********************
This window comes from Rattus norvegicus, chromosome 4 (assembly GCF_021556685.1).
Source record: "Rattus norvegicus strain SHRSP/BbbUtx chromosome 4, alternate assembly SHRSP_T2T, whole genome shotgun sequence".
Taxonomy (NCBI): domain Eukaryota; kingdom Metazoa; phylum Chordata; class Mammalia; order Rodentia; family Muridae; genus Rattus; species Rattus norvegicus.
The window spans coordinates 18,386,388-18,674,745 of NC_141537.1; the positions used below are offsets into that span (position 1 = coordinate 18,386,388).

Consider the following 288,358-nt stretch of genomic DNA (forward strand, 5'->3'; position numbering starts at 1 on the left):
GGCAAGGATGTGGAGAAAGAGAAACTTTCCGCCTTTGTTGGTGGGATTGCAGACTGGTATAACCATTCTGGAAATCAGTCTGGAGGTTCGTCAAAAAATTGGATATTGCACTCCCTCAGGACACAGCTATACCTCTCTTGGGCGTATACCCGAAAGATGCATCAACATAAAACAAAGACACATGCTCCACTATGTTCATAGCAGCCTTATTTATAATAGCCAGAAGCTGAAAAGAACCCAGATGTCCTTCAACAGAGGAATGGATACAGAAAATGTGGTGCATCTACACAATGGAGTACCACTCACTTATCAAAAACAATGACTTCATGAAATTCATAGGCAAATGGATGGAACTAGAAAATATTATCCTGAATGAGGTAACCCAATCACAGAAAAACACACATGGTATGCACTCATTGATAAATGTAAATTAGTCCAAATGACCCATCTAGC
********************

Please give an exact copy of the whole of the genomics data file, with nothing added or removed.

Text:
This window comes from Rattus norvegicus, chromosome 4 (assembly GCF_021556685.1).
Source record: "Rattus norvegicus strain SHRSP/BbbUtx chromosome 4, alternate assembly SHRSP_T2T, whole genome shotgun sequence".
Taxonomy (NCBI): domain Eukaryota; kingdom Metazoa; phylum Chordata; class Mammalia; order Rodentia; family Muridae; genus Rattus; species Rattus norvegicus.
The window spans coordinates 18,386,388-18,674,745 of NC_141537.1; the positions used below are offsets into that span (position 1 = coordinate 18,386,388).

Consider the following 288,358-nt stretch of genomic DNA (forward strand, 5'->3'; position numbering starts at 1 on the left):
GGCAAGGATGTGGAGAAAGAGAAACTTTCCGCCTTTGTTGGTGGGATTGCAGACTGGTATAACCATTCTGGAAATCAGTCTGGAGGTTCGTCAAAAAATTGGATATTGCACTCCCTCAGGACACAGCTATACCTCTCTTGGGCGTATACCCGAAAGATGCATCAACATAAAACAAAGACACATGCTCCACTATGTTCATAGCAGCCTTATTTATAATAGCCAGAAGCTGAAAAGAACCCAGATGTCCTTCAACAGAGGAATGGATACAGAAAATGTGGTGCATCTACACAATGGAGTACCACTCACTTATCAAAAACAATGACTTCATGAAATTCATAGGCAAATGGATGGAACTAGAAAATATTATCCTGAATGAGGTAACCCAATCACAGAAAAACACACATGGTATGCACTCATTGATAAATGTAAATTAGTCCAAATGACCCATCTAGC